Wednesday, October 14, 2009

Dance With the One What Brung Ya?

Years ago I heard a very famous and important author, one whom I respect so much, speak at a writers conference and I've never forgotten it. He talked a lot about loyalty. He had the same agent and the same editor for all of his career and not only was this very important to him, but he also felt it was an integral part of his success.

I think that's wonderful, and like I said, I remember it still. And his agent and his editor are both stellar and important members of the publishing community.

But there's a nagging voice inside my head which asks the following: what if he'd had different luck? What if he'd started with a different agent, an agent who was a lemon, or maybe even not a good fit? What then?

In a business where the personal and the professional are melded much more closely than in other industries, I think there is often an expectation of loyalty that perhaps is not so warranted. Publishers are often outraged if successful authors leave them: after all, they are the ones who made said author a huge success, they reason. They feel that the author has taken advantage, and used their hard work to leverage a better deal with another house.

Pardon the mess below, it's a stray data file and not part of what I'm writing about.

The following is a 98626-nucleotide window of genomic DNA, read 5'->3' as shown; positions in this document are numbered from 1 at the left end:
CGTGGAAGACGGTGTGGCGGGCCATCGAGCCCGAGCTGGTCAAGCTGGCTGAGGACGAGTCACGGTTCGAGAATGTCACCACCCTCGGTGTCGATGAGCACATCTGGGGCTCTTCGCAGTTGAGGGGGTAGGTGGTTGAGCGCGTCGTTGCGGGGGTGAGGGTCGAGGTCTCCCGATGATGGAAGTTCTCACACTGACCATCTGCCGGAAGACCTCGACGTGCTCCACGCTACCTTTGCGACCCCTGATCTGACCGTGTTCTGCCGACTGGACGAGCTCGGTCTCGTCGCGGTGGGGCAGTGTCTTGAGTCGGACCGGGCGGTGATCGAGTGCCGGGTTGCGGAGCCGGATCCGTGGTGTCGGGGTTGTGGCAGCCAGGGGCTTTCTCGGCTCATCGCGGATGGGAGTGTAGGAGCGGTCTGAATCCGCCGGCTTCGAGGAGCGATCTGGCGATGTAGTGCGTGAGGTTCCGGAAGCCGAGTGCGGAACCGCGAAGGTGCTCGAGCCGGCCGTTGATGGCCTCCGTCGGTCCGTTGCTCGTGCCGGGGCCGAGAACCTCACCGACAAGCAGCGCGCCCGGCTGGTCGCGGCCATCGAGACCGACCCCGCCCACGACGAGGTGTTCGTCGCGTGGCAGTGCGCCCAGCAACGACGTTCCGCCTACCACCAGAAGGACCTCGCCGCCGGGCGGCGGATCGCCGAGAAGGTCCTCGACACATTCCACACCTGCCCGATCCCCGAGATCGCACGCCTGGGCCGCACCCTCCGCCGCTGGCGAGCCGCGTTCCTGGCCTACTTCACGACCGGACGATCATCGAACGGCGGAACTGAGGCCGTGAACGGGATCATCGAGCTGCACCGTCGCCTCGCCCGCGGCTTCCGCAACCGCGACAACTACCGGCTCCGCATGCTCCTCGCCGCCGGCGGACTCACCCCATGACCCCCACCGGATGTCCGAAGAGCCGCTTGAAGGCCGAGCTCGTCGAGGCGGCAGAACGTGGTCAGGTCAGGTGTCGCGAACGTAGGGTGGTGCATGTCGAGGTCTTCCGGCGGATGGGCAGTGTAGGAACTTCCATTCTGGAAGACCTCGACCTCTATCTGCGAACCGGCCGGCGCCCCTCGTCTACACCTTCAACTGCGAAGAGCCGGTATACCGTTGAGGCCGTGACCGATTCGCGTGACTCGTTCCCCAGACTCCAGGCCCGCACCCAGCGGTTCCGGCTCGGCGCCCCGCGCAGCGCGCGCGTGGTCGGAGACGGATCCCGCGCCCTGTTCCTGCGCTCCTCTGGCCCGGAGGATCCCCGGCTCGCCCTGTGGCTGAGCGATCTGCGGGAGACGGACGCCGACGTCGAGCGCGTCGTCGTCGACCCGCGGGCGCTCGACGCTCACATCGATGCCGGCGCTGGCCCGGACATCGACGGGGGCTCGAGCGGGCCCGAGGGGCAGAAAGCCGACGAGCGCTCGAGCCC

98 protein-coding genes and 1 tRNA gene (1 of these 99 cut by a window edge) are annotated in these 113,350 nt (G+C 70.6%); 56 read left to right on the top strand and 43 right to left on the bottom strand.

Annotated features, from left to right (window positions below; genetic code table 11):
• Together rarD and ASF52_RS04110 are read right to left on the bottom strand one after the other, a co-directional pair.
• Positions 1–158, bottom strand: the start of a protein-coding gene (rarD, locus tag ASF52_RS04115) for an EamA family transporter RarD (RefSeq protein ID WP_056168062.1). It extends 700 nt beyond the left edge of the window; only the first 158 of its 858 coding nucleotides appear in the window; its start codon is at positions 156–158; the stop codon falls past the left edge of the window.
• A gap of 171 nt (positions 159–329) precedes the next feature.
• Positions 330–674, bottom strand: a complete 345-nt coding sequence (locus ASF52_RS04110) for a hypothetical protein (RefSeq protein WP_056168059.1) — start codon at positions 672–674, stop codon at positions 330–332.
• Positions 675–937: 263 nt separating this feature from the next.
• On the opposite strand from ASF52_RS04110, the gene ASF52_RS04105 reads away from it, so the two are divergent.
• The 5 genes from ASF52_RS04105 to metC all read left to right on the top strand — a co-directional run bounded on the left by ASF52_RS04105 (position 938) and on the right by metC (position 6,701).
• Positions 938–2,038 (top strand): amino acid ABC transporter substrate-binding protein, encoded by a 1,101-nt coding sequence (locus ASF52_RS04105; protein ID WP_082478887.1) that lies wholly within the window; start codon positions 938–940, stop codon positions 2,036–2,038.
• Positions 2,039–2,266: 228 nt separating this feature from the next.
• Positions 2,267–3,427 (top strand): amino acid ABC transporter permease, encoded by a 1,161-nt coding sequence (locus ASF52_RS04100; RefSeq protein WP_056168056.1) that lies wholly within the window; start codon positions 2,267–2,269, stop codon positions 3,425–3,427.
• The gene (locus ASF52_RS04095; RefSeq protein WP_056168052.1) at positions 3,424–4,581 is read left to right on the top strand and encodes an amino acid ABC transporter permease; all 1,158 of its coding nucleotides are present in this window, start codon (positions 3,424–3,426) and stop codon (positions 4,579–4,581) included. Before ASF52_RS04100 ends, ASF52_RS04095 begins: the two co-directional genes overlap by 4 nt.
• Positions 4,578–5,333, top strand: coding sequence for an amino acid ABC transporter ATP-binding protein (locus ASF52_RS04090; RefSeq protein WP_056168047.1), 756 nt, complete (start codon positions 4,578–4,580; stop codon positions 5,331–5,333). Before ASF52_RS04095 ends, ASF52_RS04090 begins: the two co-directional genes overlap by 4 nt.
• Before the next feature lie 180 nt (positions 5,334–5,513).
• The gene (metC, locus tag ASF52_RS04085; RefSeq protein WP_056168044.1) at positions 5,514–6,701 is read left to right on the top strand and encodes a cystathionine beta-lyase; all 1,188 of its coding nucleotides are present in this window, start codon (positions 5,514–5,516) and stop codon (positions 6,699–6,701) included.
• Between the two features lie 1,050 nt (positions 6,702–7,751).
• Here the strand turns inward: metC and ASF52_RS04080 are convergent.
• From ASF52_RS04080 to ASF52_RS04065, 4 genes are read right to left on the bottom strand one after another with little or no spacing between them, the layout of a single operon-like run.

Agents are often furious if clients decide to leave, using the same reasoning. They worked so hard to build an author, after all, and this is how they are repaid?

And some authors are angered if their agent or editor tells them it's time to part ways. They feel abandoned, rejected, dumped. It's been a close personal relationship, they've exchanged hopes, dreams, and baby pictures, and now they are being discarded? The agent after all reaped the benefits of their career for a long time and should stick with them.

And while I understand all these reactions, and they certainly have merit, I do see the other side, which I think is as follows:

This is a business and while loyalty plays a role it is not the only factor. Regardless of the friendships that are formed along the way, this is the way we all make a living. And if anyone: editor, agent, author, publisher, feels that it's time to make a decision which may be painful, but is ultimately necessary, if we are at the receiving end perhaps we should set aside our egos and recognize that it's not personal, it's professional. (I struggle with this myself, don't get me wrong.)

Having said that, I also say this: the fact that it is a professional decision does not mean that it shouldn't be carried out in a direct and kind way. The goal is to part friends. This is a nod to the personal side of this business, the side that means we are all so often friends as we all do our individual jobs.

So here's my conclusion. Be a loyal friend. Be a pragmatic businessperson. And meld them as much as you can: when you have to make tough business decisions, keep in mind that you are often dealing with a friend and act accordingly.

Another Note on Queries